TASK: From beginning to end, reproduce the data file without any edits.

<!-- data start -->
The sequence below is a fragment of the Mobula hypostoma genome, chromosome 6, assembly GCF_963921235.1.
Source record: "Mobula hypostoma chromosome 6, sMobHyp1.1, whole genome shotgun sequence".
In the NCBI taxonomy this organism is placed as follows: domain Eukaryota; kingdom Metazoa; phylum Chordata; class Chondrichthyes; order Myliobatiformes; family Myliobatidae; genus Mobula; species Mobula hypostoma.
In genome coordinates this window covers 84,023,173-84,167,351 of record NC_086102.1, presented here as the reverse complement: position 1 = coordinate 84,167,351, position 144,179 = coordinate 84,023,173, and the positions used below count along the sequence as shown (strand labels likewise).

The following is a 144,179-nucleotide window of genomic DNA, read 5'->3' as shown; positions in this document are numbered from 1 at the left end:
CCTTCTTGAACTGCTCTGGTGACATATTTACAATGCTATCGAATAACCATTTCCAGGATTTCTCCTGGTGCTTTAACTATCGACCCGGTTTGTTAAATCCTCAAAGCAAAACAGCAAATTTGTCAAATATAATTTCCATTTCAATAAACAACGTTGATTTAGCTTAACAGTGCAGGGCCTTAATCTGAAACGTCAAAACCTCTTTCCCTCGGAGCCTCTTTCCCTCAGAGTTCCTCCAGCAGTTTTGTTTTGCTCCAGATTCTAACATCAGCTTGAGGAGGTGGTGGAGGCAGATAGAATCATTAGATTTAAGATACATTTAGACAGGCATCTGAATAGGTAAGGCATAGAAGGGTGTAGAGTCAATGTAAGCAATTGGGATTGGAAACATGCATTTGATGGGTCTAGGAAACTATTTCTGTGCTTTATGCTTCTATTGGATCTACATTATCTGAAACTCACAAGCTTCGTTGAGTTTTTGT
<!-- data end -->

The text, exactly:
The sequence below is a fragment of the Mobula hypostoma genome, chromosome 6, assembly GCF_963921235.1.
Source record: "Mobula hypostoma chromosome 6, sMobHyp1.1, whole genome shotgun sequence".
In the NCBI taxonomy this organism is placed as follows: domain Eukaryota; kingdom Metazoa; phylum Chordata; class Chondrichthyes; order Myliobatiformes; family Myliobatidae; genus Mobula; species Mobula hypostoma.
In genome coordinates this window covers 84,023,173-84,167,351 of record NC_086102.1, presented here as the reverse complement: position 1 = coordinate 84,167,351, position 144,179 = coordinate 84,023,173, and the positions used below count along the sequence as shown (strand labels likewise).

The following is a 144,179-nucleotide window of genomic DNA, read 5'->3' as shown; positions in this document are numbered from 1 at the left end:
CCTTCTTGAACTGCTCTGGTGACATATTTACAATGCTATCGAATAACCATTTCCAGGATTTCTCCTGGTGCTTTAACTATCGACCCGGTTTGTTAAATCCTCAAAGCAAAACAGCAAATTTGTCAAATATAATTTCCATTTCAATAAACAACGTTGATTTAGCTTAACAGTGCAGGGCCTTAATCTGAAACGTCAAAACCTCTTTCCCTCGGAGCCTCTTTCCCTCAGAGTTCCTCCAGCAGTTTTGTTTTGCTCCAGATTCTAACATCAGCTTGAGGAGGTGGTGGAGGCAGATAGAATCATTAGATTTAAGATACATTTAGACAGGCATCTGAATAGGTAAGGCATAGAAGGGTGTAGAGTCAATGTAAGCAATTGGGATTGGAAACATGCATTTGATGGGTCTAGGAAACTATTTCTGTGCTTTATGCTTCTATTGGATCTACATTATCTGAAACTCACAAGCTTCGTTGAGTTTTTGT